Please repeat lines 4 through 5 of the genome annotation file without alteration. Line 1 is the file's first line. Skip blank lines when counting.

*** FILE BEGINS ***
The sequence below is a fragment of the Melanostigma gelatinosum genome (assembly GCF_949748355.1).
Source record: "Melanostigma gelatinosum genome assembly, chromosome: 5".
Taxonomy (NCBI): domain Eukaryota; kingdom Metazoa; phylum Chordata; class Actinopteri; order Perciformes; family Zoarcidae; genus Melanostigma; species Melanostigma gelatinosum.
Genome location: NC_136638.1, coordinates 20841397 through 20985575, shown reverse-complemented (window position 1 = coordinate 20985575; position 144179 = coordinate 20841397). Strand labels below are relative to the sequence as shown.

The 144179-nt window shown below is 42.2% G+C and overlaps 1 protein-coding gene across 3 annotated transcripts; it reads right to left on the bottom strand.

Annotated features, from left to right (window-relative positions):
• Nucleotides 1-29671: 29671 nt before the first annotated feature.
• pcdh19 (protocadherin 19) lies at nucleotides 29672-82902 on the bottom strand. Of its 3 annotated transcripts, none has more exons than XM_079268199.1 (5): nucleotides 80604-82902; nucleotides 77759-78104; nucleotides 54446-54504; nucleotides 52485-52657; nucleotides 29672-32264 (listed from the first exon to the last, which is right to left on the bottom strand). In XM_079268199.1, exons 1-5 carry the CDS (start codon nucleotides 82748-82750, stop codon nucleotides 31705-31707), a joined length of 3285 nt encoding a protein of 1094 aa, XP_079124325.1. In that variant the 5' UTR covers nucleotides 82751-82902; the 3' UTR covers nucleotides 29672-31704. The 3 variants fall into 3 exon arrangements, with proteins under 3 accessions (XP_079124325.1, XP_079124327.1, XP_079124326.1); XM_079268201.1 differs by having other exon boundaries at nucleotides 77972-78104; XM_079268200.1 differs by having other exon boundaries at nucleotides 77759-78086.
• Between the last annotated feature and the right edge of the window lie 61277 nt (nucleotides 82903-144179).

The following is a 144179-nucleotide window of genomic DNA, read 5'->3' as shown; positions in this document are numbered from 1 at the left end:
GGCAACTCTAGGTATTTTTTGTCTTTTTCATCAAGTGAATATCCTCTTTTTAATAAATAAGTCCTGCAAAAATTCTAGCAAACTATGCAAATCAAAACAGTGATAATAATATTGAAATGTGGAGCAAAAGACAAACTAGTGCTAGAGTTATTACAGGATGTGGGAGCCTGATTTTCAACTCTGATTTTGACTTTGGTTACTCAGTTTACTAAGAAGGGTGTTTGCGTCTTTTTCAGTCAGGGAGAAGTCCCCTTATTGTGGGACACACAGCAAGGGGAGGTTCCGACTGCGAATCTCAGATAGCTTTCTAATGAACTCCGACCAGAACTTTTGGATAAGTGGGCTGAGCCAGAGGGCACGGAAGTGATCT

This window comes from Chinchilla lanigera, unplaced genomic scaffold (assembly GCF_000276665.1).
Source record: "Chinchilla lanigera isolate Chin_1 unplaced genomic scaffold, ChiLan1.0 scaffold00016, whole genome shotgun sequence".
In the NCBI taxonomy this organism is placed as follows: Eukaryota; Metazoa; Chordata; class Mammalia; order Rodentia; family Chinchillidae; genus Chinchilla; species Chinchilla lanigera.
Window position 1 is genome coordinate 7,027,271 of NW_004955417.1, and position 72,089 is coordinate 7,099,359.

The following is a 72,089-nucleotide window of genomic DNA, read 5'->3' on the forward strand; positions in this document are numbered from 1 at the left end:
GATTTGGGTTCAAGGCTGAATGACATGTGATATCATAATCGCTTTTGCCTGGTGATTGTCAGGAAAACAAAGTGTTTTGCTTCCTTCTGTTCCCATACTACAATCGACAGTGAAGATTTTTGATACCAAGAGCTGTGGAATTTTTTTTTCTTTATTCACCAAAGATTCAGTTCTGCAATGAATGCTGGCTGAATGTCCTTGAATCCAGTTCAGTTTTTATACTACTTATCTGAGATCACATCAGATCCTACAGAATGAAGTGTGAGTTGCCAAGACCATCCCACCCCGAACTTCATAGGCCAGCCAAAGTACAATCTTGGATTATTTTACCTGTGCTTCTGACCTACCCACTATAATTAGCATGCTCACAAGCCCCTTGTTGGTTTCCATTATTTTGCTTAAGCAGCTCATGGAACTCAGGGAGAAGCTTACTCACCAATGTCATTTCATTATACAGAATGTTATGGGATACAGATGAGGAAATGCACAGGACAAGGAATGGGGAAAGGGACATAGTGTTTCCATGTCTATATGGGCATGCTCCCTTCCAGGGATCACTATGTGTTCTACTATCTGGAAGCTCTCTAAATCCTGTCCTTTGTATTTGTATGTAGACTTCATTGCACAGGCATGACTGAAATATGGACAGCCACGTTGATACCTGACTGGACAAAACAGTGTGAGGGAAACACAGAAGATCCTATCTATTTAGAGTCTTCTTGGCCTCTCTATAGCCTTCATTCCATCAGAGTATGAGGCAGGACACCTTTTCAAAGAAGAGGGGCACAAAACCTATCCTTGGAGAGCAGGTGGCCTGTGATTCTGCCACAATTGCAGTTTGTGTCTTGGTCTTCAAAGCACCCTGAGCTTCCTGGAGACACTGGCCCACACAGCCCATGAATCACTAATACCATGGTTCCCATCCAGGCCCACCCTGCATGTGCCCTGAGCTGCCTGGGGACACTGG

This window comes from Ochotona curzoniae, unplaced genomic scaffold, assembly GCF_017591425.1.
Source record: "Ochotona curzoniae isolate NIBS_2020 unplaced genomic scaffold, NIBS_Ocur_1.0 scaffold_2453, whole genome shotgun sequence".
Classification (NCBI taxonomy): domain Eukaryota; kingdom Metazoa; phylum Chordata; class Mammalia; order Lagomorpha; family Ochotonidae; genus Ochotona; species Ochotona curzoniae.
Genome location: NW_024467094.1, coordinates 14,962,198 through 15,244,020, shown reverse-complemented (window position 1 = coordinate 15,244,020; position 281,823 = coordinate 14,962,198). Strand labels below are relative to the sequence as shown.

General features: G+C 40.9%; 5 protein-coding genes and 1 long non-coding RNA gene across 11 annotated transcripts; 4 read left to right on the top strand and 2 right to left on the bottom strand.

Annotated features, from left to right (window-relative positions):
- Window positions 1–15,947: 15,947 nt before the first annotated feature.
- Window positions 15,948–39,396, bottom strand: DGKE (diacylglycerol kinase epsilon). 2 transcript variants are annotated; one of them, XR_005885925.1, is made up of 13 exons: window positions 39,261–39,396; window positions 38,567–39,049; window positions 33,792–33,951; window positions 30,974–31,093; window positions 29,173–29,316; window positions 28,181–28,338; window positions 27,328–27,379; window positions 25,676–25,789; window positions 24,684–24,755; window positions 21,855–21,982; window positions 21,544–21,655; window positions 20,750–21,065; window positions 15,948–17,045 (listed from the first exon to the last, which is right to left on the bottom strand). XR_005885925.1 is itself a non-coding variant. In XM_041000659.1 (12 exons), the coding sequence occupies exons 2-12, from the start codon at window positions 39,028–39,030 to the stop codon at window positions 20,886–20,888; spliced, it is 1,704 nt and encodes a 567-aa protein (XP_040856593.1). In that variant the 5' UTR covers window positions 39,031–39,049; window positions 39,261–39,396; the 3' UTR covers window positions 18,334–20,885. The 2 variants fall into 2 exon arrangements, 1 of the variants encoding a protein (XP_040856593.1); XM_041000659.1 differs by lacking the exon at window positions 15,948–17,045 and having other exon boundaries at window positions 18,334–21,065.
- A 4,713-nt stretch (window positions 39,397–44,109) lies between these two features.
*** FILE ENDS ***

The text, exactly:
Genome location: NC_136638.1, coordinates 20841397 through 20985575, shown reverse-complemented (window position 1 = coordinate 20985575; position 144179 = coordinate 20841397). Strand labels below are relative to the sequence as shown.

The 144179-nt window shown below is 42.2% G+C and overlaps 1 protein-coding gene across 3 annotated transcripts; it reads right to left on the bottom strand.